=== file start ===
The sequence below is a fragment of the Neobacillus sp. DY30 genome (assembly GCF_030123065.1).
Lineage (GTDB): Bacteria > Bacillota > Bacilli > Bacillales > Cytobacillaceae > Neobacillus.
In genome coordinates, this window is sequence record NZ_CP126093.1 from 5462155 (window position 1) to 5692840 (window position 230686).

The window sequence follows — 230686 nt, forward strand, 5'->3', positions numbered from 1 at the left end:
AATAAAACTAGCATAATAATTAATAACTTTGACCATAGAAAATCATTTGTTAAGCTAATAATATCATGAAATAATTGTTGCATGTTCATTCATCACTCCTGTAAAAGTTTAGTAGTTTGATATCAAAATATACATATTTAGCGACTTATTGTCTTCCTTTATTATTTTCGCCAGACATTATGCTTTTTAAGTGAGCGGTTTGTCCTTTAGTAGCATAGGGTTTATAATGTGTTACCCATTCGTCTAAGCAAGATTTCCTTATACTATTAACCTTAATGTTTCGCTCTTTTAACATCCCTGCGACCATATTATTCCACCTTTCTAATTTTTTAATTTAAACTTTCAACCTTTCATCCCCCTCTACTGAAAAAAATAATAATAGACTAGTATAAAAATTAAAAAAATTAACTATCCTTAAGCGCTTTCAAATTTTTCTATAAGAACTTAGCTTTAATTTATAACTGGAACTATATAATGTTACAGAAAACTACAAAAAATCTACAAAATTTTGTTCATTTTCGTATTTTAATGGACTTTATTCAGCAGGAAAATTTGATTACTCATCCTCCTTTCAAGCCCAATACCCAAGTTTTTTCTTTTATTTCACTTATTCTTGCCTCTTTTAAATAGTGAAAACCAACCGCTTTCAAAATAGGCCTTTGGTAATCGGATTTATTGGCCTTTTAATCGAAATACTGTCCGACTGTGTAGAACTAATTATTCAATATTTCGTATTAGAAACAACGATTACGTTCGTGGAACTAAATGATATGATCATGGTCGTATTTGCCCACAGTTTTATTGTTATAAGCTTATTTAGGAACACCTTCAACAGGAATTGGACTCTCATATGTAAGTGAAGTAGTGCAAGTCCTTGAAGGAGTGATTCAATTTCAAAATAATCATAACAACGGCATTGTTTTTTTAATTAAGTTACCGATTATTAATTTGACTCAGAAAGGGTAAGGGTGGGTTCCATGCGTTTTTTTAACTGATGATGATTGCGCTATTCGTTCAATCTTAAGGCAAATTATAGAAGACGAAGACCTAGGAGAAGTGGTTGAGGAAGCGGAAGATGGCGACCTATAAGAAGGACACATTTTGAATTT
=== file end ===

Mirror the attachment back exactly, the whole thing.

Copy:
The sequence below is a fragment of the Neobacillus sp. DY30 genome (assembly GCF_030123065.1).
Lineage (GTDB): Bacteria > Bacillota > Bacilli > Bacillales > Cytobacillaceae > Neobacillus.
In genome coordinates, this window is sequence record NZ_CP126093.1 from 5462155 (window position 1) to 5692840 (window position 230686).

The window sequence follows — 230686 nt, forward strand, 5'->3', positions numbered from 1 at the left end:
AATAAAACTAGCATAATAATTAATAACTTTGACCATAGAAAATCATTTGTTAAGCTAATAATATCATGAAATAATTGTTGCATGTTCATTCATCACTCCTGTAAAAGTTTAGTAGTTTGATATCAAAATATACATATTTAGCGACTTATTGTCTTCCTTTATTATTTTCGCCAGACATTATGCTTTTTAAGTGAGCGGTTTGTCCTTTAGTAGCATAGGGTTTATAATGTGTTACCCATTCGTCTAAGCAAGATTTCCTTATACTATTAACCTTAATGTTTCGCTCTTTTAACATCCCTGCGACCATATTATTCCACCTTTCTAATTTTTTAATTTAAACTTTCAACCTTTCATCCCCCTCTACTGAAAAAAATAATAATAGACTAGTATAAAAATTAAAAAAATTAACTATCCTTAAGCGCTTTCAAATTTTTCTATAAGAACTTAGCTTTAATTTATAACTGGAACTATATAATGTTACAGAAAACTACAAAAAATCTACAAAATTTTGTTCATTTTCGTATTTTAATGGACTTTATTCAGCAGGAAAATTTGATTACTCATCCTCCTTTCAAGCCCAATACCCAAGTTTTTTCTTTTATTTCACTTATTCTTGCCTCTTTTAAATAGTGAAAACCAACCGCTTTCAAAATAGGCCTTTGGTAATCGGATTTATTGGCCTTTTAATCGAAATACTGTCCGACTGTGTAGAACTAATTATTCAATATTTCGTATTAGAAACAACGATTACGTTCGTGGAACTAAATGATATGATCATGGTCGTATTTGCCCACAGTTTTATTGTTATAAGCTTATTTAGGAACACCTTCAACAGGAATTGGACTCTCATATGTAAGTGAAGTAGTGCAAGTCCTTGAAGGAGTGATTCAATTTCAAAATAATCATAACAACGGCATTGTTTTTTTAATTAAGTTACCGATTATTAATTTGACTCAGAAAGGGTAAGGGTGGGTTCCATGCGTTTTTTTAACTGATGATGATTGCGCTATTCGTTCAATCTTAAGGCAAATTATAGAAGACGAAGACCTAGGAGAAGTGGTTGAGGAAGCGGAAGATGGCGACCTATAAGAAGGACACATTTTGAATTT